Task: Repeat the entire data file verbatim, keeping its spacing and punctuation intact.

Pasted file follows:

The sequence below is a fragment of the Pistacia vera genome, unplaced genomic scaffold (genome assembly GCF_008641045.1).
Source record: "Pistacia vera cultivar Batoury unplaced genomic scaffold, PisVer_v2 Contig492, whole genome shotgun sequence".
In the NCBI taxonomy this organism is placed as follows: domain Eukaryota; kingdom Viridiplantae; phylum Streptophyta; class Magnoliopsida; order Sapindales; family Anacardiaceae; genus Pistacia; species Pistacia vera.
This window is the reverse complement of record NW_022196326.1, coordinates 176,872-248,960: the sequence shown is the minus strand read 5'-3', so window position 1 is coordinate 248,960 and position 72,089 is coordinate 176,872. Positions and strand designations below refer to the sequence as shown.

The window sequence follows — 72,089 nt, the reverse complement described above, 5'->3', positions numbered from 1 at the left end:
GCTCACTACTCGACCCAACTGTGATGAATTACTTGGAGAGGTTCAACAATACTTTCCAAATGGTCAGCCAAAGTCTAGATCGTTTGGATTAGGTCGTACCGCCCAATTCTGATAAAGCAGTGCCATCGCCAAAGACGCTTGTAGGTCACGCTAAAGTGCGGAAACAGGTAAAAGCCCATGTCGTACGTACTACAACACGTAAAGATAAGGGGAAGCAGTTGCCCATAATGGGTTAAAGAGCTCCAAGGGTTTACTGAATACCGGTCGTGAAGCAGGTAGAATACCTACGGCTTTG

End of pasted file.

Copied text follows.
The sequence below is a fragment of the Pistacia vera genome, unplaced genomic scaffold (genome assembly GCF_008641045.1).
Source record: "Pistacia vera cultivar Batoury unplaced genomic scaffold, PisVer_v2 Contig492, whole genome shotgun sequence".
In the NCBI taxonomy this organism is placed as follows: domain Eukaryota; kingdom Viridiplantae; phylum Streptophyta; class Magnoliopsida; order Sapindales; family Anacardiaceae; genus Pistacia; species Pistacia vera.
This window is the reverse complement of record NW_022196326.1, coordinates 176,872-248,960: the sequence shown is the minus strand read 5'-3', so window position 1 is coordinate 248,960 and position 72,089 is coordinate 176,872. Positions and strand designations below refer to the sequence as shown.

The window sequence follows — 72,089 nt, the reverse complement described above, 5'->3', positions numbered from 1 at the left end:
GCTCACTACTCGACCCAACTGTGATGAATTACTTGGAGAGGTTCAACAATACTTTCCAAATGGTCAGCCAAAGTCTAGATCGTTTGGATTAGGTCGTACCGCCCAATTCTGATAAAGCAGTGCCATCGCCAAAGACGCTTGTAGGTCACGCTAAAGTGCGGAAACAGGTAAAAGCCCATGTCGTACGTACTACAACACGTAAAGATAAGGGGAAGCAGTTGCCCATAATGGGTTAAAGAGCTCCAAGGGTTTACTGAATACCGGTCGTGAAGCAGGTAGAATACCTACGGCTTTG